Social Security Disability Information

Social Security Disability Information

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How is disability defined?

Disability is defined as the inability to perform substantial gainful activity resulting from a medically determinable impairment which has lasted or is expected to last for twelve months or more. There must be medical evidence of a condition that prevents you from doing most types of work. When the Social Security Administration evaluates a disability claim, it also considers your age, education, and previous work experience.

Some handicaps and diseases are so serious that Social Security automatically treats them as disabilities. Examples are severe epilepsy and loss of vision and hearing. These are included in an impairments list at the Social Security Administration. If workers do not have a listed impairment, they can still prove that they have a disability. They must show that their condition or disease is the medical equivalent of a listed impairment. The condition or disease must be equal in severity and duration to a listed one. First, of course, the applicant must be disabled to the extent that he or she cannot do any job, not only the job previously performed. Secondly, the applicant must have security coverage. The person must have paid into Social Security, either through employment or self-employment, long enough and recently enough to have coverage for disability purposes. If the applicant does not have Social Security coverage and is disabled he or she may still qualify for help under the “SSI” or Supplemental Security Income program. The “SSI” program is also administered by the Social Security Administration. Financial help is available for disabled persons who have had very little income and very little property. Your local Social Security office has additional benefit information and literature. State and County welfare offices may also have information.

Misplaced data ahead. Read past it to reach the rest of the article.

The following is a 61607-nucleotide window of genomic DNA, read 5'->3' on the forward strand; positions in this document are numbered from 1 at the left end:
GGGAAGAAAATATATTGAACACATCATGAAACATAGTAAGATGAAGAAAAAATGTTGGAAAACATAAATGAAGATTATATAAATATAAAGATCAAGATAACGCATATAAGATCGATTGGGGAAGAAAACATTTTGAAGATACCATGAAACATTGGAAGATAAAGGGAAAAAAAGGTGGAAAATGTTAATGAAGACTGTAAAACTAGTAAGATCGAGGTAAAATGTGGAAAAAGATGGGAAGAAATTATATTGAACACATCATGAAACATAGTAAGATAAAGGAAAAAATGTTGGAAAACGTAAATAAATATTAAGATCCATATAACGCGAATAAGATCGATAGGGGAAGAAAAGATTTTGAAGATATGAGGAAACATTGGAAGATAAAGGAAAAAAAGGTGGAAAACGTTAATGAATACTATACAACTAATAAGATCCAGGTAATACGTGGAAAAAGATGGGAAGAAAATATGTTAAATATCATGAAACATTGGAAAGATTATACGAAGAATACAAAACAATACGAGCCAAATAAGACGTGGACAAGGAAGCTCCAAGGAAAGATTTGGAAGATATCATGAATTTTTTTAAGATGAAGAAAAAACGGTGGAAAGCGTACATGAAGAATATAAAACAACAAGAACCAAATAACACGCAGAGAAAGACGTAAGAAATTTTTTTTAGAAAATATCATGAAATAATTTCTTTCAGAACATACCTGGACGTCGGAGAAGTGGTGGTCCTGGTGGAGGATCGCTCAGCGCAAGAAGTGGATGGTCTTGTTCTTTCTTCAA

How do I apply for benefits?